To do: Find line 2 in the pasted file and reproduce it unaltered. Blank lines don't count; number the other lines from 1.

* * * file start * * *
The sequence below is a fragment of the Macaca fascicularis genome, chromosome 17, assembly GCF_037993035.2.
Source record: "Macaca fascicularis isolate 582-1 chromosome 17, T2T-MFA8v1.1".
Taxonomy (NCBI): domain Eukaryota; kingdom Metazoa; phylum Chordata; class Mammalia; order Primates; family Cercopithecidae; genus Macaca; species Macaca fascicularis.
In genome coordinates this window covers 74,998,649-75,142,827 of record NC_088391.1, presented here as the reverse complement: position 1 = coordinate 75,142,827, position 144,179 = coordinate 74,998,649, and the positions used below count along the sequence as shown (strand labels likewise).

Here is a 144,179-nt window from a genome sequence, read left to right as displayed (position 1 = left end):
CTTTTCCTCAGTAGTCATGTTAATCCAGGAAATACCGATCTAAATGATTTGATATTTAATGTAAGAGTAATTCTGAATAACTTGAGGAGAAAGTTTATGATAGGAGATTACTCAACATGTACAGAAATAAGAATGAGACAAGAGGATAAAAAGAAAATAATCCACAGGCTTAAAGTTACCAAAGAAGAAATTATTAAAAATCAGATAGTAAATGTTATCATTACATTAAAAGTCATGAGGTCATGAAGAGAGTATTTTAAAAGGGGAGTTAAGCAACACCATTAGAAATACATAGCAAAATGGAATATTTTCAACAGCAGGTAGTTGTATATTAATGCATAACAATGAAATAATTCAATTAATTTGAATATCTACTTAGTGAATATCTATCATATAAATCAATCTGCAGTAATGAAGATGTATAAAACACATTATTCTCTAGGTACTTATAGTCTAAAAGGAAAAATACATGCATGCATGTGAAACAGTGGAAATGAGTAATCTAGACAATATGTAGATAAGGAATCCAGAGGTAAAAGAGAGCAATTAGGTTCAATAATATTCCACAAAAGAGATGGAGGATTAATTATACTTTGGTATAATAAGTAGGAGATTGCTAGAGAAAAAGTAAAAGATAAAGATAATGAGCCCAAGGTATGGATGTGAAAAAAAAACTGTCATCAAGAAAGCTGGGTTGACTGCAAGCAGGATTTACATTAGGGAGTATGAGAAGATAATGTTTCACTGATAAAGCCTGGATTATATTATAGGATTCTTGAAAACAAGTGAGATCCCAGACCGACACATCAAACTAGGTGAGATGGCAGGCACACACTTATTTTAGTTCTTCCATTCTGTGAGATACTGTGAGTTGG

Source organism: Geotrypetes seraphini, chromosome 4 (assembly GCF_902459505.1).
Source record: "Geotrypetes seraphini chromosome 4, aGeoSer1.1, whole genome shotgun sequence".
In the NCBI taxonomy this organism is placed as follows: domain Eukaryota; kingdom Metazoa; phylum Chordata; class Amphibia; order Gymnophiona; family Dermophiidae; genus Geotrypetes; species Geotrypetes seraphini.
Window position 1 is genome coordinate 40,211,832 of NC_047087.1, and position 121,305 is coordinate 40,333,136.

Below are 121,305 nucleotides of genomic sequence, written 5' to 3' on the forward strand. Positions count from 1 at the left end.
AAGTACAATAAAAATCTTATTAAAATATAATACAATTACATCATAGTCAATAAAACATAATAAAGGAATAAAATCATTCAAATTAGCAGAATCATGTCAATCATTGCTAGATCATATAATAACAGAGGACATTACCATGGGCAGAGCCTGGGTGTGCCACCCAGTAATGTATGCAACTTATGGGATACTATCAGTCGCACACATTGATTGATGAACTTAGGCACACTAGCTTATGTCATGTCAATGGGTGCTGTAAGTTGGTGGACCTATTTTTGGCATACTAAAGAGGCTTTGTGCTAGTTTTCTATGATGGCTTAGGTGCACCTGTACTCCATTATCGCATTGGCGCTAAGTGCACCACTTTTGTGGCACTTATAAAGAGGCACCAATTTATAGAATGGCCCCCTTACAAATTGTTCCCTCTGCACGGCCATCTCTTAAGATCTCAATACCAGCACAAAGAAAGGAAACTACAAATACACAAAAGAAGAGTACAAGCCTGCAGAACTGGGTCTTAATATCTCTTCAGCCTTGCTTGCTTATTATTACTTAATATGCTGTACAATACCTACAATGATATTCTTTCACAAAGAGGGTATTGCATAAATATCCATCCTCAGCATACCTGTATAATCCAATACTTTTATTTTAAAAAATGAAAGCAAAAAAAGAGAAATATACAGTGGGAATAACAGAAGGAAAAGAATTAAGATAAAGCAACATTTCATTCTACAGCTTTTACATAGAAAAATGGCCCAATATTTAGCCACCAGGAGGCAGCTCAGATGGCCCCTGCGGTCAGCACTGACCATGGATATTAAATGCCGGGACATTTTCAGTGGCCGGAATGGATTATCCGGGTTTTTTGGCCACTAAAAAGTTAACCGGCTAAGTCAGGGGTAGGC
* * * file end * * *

Source record: "Macaca fascicularis isolate 582-1 chromosome 17, T2T-MFA8v1.1".